It was a pleasant afternoon in the 1890s when a photographer propped his camera in the middle of the Cushing Corner Road to capture the rustic peace of Freedom Village. Although he probably did not know it, he was choosing a period of slow but certain transition for the town’s center of business activity.

Everything within range of his lens served a commercial purpose in the late ’90s. At the extreme left stood the latest version of Elias Towle’s store. Elias Towle the elder, who lived in a big house at the terminus of Moulton Road, had established a general store beside the house at least by the 1850s, and he rented space in it to Charles Moulton for a harness shop. Elias died in 1881, leaving the entire complex to his son, Elias I. Towle, who had probably already renovated or rebuilt the building with the mansard roof so popular in the 1870s. In the 1890s, the store was also the location of Freedom’s post office.

The big building in the middle of the intersection was the local grocery in the 1890s, run by Joseph Huckins in what had once been another general store operated John Lord and Alvah Davis. The building just past the grocery belonged to Joseph Foster, a manufacturer or tinware, and his son operated a garment factory in the building.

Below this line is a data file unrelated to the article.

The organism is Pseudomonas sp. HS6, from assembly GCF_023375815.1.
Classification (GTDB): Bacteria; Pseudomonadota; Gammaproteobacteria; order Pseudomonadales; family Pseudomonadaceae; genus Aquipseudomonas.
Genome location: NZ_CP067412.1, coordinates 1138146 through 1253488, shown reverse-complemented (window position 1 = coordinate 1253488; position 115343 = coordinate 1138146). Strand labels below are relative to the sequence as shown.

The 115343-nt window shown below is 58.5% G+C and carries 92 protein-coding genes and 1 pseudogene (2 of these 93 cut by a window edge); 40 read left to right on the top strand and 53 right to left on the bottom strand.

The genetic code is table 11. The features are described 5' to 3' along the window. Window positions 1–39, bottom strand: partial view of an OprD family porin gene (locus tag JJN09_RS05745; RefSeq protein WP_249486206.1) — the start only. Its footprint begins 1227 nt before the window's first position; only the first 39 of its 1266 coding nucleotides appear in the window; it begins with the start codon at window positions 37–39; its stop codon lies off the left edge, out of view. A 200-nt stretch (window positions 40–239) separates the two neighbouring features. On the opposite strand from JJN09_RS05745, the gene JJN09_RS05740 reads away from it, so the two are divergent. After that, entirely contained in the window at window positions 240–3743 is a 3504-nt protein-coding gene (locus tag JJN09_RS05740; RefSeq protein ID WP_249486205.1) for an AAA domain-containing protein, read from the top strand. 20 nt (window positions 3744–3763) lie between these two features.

At one time there had been three general stores within 50 yards of each other on the “square,” with Elias Towle’s on the left, Lord and Davis’ in the middle and Ransellear Towle’s on the right, beyond the twin trees. The building at the extreme right, behind the trees, was Ransellear Towle’s hotel during and after the Civil War, where his daughter cooked for travelers while he ran his farm. By the late 1890s, his widow owned both buildings.

Elias Foss’ blacksmith shop, past Ransellear Towle’s store, appears to be doing no more business than any of the stores — and that deserted look inspires the suspicion that the photo was taken on a Sunday. The shadows indicate that it was late afternoon, which would explain the absence of carriages outside the church. A horse and buggy stand waiting in front of Dr. Augustus Merrow’s house, suggesting what might be either an emergency consultation or a social visit; Dr. Merrow was born in southern Maine, but as a graduate of Parsonsfield Seminary, he had plenty of friends in the vicinity, as well as patients.

A Wednesday afternoon in early June 2019 shows no more activity than on a Sunday a dozen decades before. The post office has moved up Elm Street, and if retail exchanges are not conducted on an appointment-only basis, it’s very close to that.

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